APPELLATE COURT OF ILLINOIS, FOURTH DISTRICT
Illinois, Petitioner-Appellee, v.
Roy Pluskis, Respondent-Appellant)
521 N.E.2d 603, 167 Ill. App. 3d 534, 118 Ill. Dec. 321 1988.IL.462
Appeal from the Circuit Court of Vermilion County; the Hon. Rita B. Garman, Judge, presiding.
PRESIDING JUSTICE GREEN delivered the opinion of the court. McCULLOUGH and KNECHT, JJ., concur.
DECISION OF THE COURT DELIVERED BY THE HONORABLE JUDGE GREEN
On July 22, 1986, following hearings in the circuit court of Vermilion County, the court entered an order terminating the parental rights of respondents Roy and Adrienne Pluskis, the natural parents of the minor children in the four cases consolidated for appeal. The court found (1) respondent Roy Pluskis was an unfit person within the meaning of section 1of "An Act in relation to the adoption of persons . . ." (Adoption Act) (Ill. Rev. Stat. 1985, ch. 40, par. 1501); and (2) respondent Adrienne Pluskis made an unconditional surrender of her parental rights as to the minors. The court then appointed a guardian for the minors with authority to consent to their adoption. In an order entered March 18, 1987, the court denied respondent's motion to vacate the judgment or in the alternative for a new trial. The court found, inter alia, (1) all the minors were served summons in advance of the termination hearing and the court had jurisdiction over the minors as well as the respondent parents; (2) an order of wardship was not appropriate at the adjudicatory hearing; (3) the termination order was sufficient and made a finding that it was in the minors' best interests that a guardian be appointed; and (4) the respondent father was properly found unfit based on the evidence in the record. Respondent Roy Pluskis appeals the order entered July 22, 1986. We affirm.
On appeal, respondent Roy Pluskis maintains: (1) the trial court did not have jurisdiction to terminate his parental rights, because (a) the court did not have personal jurisdiction of the minors throughout the proceedings, (b) the court failed to adjudicate the minors to be wards of the court, and (c) the court failed to make a finding that it was in the best interests of the minors that a guardian be appointed with authority to consent to adoption; (2) the trial court abused its discretion in allowing hearsay testimony on the issue of parental unfitness; (3) the trial court abused its discretion in denying respondent's motion to dismiss the termination proceedings based on the State's violation of "An Act to enact the Interstate Compact on the Placement of Children . . ." (Interstate Compact Act) (Ill. Rev. Stat. 1985, ch. 23, par. 2601 et seq.); and (4) the trial court's finding of parental unfitness as to the respondent father was not supported by clear and convincing evidence.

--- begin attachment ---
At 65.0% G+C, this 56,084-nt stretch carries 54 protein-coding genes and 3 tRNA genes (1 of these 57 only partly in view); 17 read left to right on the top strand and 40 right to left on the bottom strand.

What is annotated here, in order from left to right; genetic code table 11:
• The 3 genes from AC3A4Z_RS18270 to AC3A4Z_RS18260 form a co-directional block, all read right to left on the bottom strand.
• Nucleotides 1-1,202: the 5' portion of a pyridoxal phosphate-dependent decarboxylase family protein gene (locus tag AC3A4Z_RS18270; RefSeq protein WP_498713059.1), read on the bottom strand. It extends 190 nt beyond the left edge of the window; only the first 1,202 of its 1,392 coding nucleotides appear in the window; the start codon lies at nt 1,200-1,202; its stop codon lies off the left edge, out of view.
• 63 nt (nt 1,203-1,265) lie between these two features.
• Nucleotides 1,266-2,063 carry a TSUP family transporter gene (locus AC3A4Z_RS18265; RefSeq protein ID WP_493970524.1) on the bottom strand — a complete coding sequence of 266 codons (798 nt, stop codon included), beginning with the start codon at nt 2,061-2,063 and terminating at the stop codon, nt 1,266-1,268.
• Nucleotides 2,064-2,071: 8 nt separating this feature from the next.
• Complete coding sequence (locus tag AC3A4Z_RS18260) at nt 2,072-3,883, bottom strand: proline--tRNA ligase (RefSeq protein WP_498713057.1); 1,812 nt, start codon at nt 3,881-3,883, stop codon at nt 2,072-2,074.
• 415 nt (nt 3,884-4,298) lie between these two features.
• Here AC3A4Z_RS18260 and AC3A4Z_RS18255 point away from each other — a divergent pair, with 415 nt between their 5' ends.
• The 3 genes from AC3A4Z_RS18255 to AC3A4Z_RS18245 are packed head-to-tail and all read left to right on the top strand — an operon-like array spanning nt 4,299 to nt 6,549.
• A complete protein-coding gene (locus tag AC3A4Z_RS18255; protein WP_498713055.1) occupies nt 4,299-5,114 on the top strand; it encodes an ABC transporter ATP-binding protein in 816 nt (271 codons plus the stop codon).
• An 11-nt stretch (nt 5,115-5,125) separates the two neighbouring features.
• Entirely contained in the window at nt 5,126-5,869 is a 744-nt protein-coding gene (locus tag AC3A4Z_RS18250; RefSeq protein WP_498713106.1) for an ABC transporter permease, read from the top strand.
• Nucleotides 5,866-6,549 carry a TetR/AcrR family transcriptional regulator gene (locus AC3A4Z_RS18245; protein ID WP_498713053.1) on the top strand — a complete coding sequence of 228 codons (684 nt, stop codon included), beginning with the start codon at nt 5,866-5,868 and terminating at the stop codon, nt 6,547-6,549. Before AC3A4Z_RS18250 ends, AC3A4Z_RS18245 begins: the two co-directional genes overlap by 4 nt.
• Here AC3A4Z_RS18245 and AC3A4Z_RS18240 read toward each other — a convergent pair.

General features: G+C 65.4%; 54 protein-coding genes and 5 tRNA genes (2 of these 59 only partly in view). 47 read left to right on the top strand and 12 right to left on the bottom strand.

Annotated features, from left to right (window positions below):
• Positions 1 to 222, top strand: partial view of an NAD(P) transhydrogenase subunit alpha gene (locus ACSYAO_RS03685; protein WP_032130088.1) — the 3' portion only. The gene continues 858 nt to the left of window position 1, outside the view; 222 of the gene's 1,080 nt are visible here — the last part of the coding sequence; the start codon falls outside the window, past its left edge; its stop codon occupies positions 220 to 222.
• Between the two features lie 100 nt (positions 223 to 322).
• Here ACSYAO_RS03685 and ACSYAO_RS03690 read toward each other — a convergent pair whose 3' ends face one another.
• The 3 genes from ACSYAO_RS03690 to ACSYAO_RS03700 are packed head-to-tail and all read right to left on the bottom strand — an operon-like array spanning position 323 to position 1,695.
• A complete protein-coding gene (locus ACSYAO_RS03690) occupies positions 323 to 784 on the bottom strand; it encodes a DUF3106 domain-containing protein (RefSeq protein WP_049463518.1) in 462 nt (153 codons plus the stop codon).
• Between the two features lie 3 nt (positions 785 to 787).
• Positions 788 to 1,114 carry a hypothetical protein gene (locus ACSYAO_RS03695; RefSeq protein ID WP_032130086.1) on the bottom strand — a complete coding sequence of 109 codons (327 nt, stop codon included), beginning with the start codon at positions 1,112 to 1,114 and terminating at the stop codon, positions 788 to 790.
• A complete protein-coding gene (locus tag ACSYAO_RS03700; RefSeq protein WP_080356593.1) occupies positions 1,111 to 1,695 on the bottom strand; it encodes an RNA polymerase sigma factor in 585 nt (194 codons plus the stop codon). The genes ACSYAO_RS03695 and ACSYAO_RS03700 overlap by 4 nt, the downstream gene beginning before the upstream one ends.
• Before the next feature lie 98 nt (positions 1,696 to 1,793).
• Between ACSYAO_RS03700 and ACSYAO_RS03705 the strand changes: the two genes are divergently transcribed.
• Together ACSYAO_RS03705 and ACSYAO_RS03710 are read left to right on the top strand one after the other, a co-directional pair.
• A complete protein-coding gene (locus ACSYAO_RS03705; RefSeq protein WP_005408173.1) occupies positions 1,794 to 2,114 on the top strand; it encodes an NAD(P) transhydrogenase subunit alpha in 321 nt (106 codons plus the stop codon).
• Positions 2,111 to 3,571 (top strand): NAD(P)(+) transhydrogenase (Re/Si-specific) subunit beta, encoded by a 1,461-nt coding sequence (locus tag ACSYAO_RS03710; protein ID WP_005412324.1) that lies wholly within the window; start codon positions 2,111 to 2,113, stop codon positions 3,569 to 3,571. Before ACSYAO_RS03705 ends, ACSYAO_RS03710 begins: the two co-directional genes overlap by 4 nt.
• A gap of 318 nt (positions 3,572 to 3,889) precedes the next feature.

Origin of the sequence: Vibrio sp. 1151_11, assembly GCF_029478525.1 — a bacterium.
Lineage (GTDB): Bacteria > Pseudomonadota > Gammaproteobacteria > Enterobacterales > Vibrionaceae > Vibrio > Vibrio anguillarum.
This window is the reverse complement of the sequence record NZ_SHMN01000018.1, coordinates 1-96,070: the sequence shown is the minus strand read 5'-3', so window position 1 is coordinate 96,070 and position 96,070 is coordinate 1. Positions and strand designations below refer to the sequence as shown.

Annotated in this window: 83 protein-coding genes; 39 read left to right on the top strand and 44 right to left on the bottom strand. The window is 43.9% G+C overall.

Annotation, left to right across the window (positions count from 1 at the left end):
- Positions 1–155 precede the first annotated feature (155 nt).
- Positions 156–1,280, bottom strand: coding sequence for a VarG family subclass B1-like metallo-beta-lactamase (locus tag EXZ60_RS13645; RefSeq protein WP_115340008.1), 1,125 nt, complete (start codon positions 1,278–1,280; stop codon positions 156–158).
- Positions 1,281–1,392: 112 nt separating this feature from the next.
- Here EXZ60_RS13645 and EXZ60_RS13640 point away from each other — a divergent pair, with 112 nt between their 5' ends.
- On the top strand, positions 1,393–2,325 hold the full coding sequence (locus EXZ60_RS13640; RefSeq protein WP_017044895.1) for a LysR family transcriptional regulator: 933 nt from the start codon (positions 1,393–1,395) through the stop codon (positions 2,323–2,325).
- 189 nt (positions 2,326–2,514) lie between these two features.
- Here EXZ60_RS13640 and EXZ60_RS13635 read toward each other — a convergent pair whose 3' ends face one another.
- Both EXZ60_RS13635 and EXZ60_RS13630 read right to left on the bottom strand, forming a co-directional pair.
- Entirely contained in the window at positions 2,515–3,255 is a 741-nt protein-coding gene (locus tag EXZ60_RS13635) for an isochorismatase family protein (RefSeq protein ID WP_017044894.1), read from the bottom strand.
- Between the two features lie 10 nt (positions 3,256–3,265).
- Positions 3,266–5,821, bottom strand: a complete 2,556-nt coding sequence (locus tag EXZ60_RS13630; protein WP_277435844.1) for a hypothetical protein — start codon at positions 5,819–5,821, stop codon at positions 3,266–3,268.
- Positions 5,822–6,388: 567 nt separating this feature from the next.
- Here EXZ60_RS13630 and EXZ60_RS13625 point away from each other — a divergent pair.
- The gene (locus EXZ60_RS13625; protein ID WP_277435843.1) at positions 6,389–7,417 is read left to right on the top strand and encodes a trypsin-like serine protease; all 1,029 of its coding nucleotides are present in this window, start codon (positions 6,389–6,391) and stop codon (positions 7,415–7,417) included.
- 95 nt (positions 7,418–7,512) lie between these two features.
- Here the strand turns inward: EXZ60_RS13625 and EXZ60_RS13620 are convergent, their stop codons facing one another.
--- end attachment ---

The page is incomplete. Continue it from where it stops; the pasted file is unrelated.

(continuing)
A trial court may appoint a guardian with the authority to consent to the adoption of a minor under section 5-9 of the Juvenile Court Act (Ill. Rev. Stat. 1985, ch. 37, par. 705-9), but the court must first find by clear and convincing evidence that a non-consenting parent is unfit as defined by section 1 of the Adoption Act, which describes an "unfit person" as:
"[Any] person whom the court shall find to be unfit to have a child, without regard to the likelihood that the child will be placed for adoption . . .." (Ill. Rev. Stat. 1985, ch. 40, par. 1501.)
Section 1of the Adoption Act then lists various specific grounds of unfitness. Those alleged here were: (1) the continuous and repeated substantial neglect of the minors; (2) extreme and repeated cruelty to the minors; (3) failure to protect the minors from conditions within their environment injurious to their welfare; (4) other neglect or misconduct toward the minors; and (5) depravity of respondent Roy Pluskis.
The State initially filed petitions for adjudication of wardship of the minors, without requesting a termination of parental rights, on October 9, 1985. Fact sheets attached to each petition alleged in part that the minors were abused and neglected, because (1) the respondents left the State of Illinois with the children in violation of a court order; (2) respondents had no financial resources to provide for the children; (3) the children were not attending school; (4) the respondents were not providing emotional or physical stability or care; and (5) a physical examination of the two older children revealed definite sexual abuse.
Following a temporary shelter care hearing held on October 9, 1985, the court found probable cause existed to show each minor was an abused and/or neglected child. The minors were placed in temporary shelter care, and a temporary guardian was appointed. Respondents failed to appear at the hearing. Notice was mailed to the last known address of respondents and was published in a Vermilion County newspaper. Summons were served on the guardian of the minors. Following an adjudicatory hearing held on November 8, 1985, the court (1) entered a default judgment against the respondent parents; (2) found the minors to be neglected and abused as defined in section 2-4 of the ...